A few weeks’s ago I had reached my 260th blog post and I was feeling overjoyed with myself along with a lot of other emotions.

Then today on the 25th July I am writing my 261 blog post.

And I feel guilty.

And you may be asking youself why?

I have written 260 blog posts on a wide range of topics linked to me and my Autism,

But after the 260th one I needed I think a break but..

I didn’t realise it.


So a week or so passed and then the dreaded guilt began to circle like a vulture and words start to whirl around inside my head.

Like why haven’t you written anything?

You are running out of time.

It’ll soon be Monday and you won’t have a post.

Come on Nick, it’s getting late you need to hurry up it’s 8.30pm at night.

Then came the doubt.

No one will care if you don’t get a post out in time.

It won’t be the headline news of the day.

No one is sitting there waiting for your posts to come out and then when it doesn’t is logging into the comments section and blasting you for not writing something.

Then I got sick.

I had by the end of the first day nearly lost my voice, produced a lot of phlegm and coughed until my throat hurt.

Then came the sleeping.

I didn’t check emails, my phone, text messages or anything.

Although I did have a nagging voice inside my head saying words and phrases to me.

One such phrase was “why don’t you issue an apology”!!!

Like what I heard myself ask?

Like when a celebratory makes a shocking comment or someone YouTuber where by they start the video by saying,

“Guys I am making this video to address something…”

Don’t worry I wasn’t about to become one of those wankers who actually does that type of thing.

I think all of what was happening to me was to do with being sick, as well as my body telling me to take a break.

I am under no deadline with this blogging.

I don’t have a banner under its name saying “Each Monday a new blog post will magically appear, freshly written for you to all read.”

I mean it couldn’t say all of that there just isn’t the room for all of those words!

So I rested, I took cough syrup, I slept, I did as little as possible.

And now by today I am rested.

I am not going to put myself under that extreme amount of pressure again.

But that is easier said than done, because the next time it could easily happen.

But I think I will be prepared and possibly remember the signs!



The first step a person can take to reduce stress is to become aware of the major sources, or triggers, of stress in your life.

It can help to keep a stress awareness diary for a few weeks that lists the date, time, event, severity, symptoms, and coping strategies they used to ease the situation.

The second step is to categorise different stressful situations as follows:

Control – Uncontrollable

Important – Unimportant

This can help you to stand back from your situation in order to view it more clearly and objectively.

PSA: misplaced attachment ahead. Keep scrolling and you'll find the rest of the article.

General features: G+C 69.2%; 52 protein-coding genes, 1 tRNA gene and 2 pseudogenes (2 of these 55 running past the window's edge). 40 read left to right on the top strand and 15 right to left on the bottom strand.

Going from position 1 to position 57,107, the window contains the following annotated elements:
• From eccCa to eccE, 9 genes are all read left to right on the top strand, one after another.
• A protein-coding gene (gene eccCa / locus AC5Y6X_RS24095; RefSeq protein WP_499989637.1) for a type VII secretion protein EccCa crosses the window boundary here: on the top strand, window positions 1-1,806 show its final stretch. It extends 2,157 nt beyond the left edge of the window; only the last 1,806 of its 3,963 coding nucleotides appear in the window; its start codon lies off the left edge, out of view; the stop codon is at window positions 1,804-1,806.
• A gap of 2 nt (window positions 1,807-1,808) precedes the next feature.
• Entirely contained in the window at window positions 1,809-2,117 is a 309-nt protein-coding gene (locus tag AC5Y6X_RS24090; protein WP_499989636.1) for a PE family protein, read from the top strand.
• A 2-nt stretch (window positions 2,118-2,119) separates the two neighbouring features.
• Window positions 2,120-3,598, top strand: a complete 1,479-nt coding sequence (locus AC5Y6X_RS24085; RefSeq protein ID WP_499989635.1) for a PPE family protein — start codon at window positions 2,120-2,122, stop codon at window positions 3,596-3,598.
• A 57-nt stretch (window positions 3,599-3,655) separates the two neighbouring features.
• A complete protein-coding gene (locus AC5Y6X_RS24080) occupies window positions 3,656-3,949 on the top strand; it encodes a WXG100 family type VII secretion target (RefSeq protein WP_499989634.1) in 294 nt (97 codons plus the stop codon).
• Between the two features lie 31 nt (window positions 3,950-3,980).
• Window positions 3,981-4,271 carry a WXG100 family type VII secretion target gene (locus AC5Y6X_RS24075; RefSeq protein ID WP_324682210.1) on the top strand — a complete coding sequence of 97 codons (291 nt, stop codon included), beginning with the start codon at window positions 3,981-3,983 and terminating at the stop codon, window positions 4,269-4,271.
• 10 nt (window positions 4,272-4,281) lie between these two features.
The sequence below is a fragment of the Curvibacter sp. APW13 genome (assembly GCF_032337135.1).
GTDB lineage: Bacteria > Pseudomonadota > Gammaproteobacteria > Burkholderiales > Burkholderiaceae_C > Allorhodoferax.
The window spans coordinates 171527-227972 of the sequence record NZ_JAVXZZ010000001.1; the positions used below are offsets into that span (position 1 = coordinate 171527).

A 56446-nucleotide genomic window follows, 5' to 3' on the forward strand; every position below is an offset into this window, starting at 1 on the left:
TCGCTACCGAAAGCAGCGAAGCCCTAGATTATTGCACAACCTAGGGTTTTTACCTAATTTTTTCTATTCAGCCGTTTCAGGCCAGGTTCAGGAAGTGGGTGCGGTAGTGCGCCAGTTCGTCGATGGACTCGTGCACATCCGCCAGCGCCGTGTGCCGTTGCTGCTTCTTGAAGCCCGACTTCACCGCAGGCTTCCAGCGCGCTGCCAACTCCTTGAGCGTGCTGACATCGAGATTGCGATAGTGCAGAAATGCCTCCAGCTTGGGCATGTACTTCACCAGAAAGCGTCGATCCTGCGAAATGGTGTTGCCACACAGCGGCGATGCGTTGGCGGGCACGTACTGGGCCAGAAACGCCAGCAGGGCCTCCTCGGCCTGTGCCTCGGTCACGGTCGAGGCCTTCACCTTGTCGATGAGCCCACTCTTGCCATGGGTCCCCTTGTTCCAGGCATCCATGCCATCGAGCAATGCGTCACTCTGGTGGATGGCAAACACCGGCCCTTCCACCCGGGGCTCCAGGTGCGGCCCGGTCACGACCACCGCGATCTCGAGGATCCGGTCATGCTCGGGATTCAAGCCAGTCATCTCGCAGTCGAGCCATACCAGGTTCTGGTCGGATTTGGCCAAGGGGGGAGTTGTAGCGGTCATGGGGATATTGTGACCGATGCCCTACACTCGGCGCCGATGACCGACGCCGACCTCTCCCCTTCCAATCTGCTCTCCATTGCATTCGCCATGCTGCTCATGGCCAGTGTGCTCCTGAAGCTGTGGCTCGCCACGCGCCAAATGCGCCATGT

These are Awareness, Acceptance, Coping and Action skills. Some skills may be more useful in certain situations. Each skill may be explained better using a situation which a person may face in real life.

Awareness Skills

This is getting a clearer understanding of the situation and how it affects the person.

Acceptance Skills

Acknowledging that you are getting stressed and being realistic about the effects that it is having on you e.g., what aspects are within your control, and which are out of your control and then working out if these are or important/unimportant.

Coping Skills

Preparing to cope with the stressful situation by learning various strategies. Identify what changes you can make to control the situation and reduce stress levels.

Action Skills

Actively making changes to counteract or reduce the level of stress.

Slow Breathing Techniques

Proper breathing habits are essential for good mental and physical health. First, a person needs to focus upon their breathing pattern.

They need to identify whether they breathe mainly through the chest or through their stomach. Short, shallow, and rapid breaths from the upper chest should be avoided.

The aim is to breathe deeply and slowly through the nose.

A person should feel greater movement in the stomach than the chest as they inhale and exhale. Practice breathing exercises every day. Learn to apply slow breathing as needed e.g. when feeling stressed, angry, or anxious.


Get yourself into a relaxed state, by:

  • Getting comfortable, scanning the body for tension, and relaxing the muscles
  • Selecting a favourite peaceful place which is real or imagined.
  • Focusing the imagination using all 5 senses
  • Using affirmations such as repeating ‘I am letting go of tension’; or ‘I am feeling peaceful’.

When supporting somebody who is Autistic and stressed, keep calm and quiet. Be a consistent, safe presence to help the person with autism feel they can begin to relax. Try to avoid showing that you are worried as this may make them feel less secure and more anxious.

Ensure that the person you are supporting has an appropriate communication system in place and that they are able to use it properly. This will help them to express themselves and their frustrations and anxieties.

If a person has a particular “stim” or repetitive movement that helps them to feel calm, then you should support them in this. “Stimming” can be a coping mechanism and may be a sign that the person is attempting to self-soothe.

Sometimes distraction can be a helpful technique. You may be able to remove a person from a stressful situation for long enough for them to recharge and return.


How do you cope with stress?

What techniques work for you?

Let me know in the comments section below.

As always, I can also be found on Twitter:@AutisticNickAU and on the Autistic Nick Facebook Page

Thank you for reading and I will see you next time for more thoughts from across the spectrum.

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